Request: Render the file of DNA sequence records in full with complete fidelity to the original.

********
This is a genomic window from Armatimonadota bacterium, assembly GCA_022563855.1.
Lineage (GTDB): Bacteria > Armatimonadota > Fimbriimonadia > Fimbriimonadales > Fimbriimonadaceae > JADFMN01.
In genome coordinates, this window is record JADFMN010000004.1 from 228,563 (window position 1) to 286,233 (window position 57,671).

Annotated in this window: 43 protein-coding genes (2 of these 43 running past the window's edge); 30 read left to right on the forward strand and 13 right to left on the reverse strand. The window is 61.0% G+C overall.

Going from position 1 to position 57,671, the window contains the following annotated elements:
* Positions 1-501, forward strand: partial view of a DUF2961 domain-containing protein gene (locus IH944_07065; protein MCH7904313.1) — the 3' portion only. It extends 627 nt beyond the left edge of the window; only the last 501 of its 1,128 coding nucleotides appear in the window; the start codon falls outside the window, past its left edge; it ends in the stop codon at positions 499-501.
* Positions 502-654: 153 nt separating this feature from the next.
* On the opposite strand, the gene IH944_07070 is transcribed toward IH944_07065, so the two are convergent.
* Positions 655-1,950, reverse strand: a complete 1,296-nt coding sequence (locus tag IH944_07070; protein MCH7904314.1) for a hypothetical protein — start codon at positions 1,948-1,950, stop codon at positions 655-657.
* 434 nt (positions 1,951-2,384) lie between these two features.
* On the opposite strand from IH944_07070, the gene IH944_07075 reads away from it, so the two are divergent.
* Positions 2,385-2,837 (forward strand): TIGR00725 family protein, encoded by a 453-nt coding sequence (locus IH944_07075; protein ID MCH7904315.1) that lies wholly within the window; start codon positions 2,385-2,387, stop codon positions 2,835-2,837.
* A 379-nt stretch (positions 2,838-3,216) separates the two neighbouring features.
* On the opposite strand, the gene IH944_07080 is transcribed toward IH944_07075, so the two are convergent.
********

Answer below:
This is a genomic window from Armatimonadota bacterium, assembly GCA_022563855.1.
Lineage (GTDB): Bacteria > Armatimonadota > Fimbriimonadia > Fimbriimonadales > Fimbriimonadaceae > JADFMN01.
In genome coordinates, this window is record JADFMN010000004.1 from 228,563 (window position 1) to 286,233 (window position 57,671).

Annotated in this window: 43 protein-coding genes (2 of these 43 running past the window's edge); 30 read left to right on the forward strand and 13 right to left on the reverse strand. The window is 61.0% G+C overall.

Going from position 1 to position 57,671, the window contains the following annotated elements:
* Positions 1-501, forward strand: partial view of a DUF2961 domain-containing protein gene (locus IH944_07065; protein MCH7904313.1) — the 3' portion only. It extends 627 nt beyond the left edge of the window; only the last 501 of its 1,128 coding nucleotides appear in the window; the start codon falls outside the window, past its left edge; it ends in the stop codon at positions 499-501.
* Positions 502-654: 153 nt separating this feature from the next.
* On the opposite strand, the gene IH944_07070 is transcribed toward IH944_07065, so the two are convergent.
* Positions 655-1,950, reverse strand: a complete 1,296-nt coding sequence (locus tag IH944_07070; protein MCH7904314.1) for a hypothetical protein — start codon at positions 1,948-1,950, stop codon at positions 655-657.
* 434 nt (positions 1,951-2,384) lie between these two features.
* On the opposite strand from IH944_07070, the gene IH944_07075 reads away from it, so the two are divergent.
* Positions 2,385-2,837 (forward strand): TIGR00725 family protein, encoded by a 453-nt coding sequence (locus IH944_07075; protein ID MCH7904315.1) that lies wholly within the window; start codon positions 2,385-2,387, stop codon positions 2,835-2,837.
* A 379-nt stretch (positions 2,838-3,216) separates the two neighbouring features.
* On the opposite strand, the gene IH944_07080 is transcribed toward IH944_07075, so the two are convergent.